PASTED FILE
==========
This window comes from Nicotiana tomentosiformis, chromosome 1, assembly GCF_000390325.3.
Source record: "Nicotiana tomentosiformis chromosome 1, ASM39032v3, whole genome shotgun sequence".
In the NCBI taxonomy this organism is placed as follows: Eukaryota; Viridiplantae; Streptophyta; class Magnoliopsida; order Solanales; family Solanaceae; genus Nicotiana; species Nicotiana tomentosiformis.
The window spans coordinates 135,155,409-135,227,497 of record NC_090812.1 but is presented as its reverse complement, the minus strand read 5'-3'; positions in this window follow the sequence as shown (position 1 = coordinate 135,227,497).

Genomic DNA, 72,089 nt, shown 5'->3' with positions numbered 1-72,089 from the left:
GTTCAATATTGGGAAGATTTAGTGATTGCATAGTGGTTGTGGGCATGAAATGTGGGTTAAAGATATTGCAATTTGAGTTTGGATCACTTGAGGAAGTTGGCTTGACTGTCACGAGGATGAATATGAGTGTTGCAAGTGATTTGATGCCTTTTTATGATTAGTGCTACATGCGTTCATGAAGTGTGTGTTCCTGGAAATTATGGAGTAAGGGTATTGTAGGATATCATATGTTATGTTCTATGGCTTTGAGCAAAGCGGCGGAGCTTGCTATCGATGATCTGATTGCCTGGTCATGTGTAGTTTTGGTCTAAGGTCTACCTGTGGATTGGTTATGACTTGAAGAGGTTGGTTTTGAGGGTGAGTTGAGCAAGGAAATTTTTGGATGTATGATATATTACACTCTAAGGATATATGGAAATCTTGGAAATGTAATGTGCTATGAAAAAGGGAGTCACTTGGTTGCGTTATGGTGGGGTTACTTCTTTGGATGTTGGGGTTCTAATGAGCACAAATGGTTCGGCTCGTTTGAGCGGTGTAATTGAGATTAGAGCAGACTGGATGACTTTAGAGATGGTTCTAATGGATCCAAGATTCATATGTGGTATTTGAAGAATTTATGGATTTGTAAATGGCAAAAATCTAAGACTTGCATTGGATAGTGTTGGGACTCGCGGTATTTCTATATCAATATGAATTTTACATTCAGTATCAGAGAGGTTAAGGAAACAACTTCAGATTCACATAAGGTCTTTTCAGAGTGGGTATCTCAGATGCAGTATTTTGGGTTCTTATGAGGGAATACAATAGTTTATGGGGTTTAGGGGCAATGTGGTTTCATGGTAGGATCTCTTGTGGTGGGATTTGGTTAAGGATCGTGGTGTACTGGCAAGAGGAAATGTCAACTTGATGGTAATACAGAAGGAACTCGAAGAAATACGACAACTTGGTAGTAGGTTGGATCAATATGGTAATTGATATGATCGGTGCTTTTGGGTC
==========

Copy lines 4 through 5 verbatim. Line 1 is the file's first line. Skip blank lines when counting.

The window spans coordinates 135,155,409-135,227,497 of record NC_090812.1 but is presented as its reverse complement, the minus strand read 5'-3'; positions in this window follow the sequence as shown (position 1 = coordinate 135,227,497).

Genomic DNA, 72,089 nt, shown 5'->3' with positions numbered 1-72,089 from the left: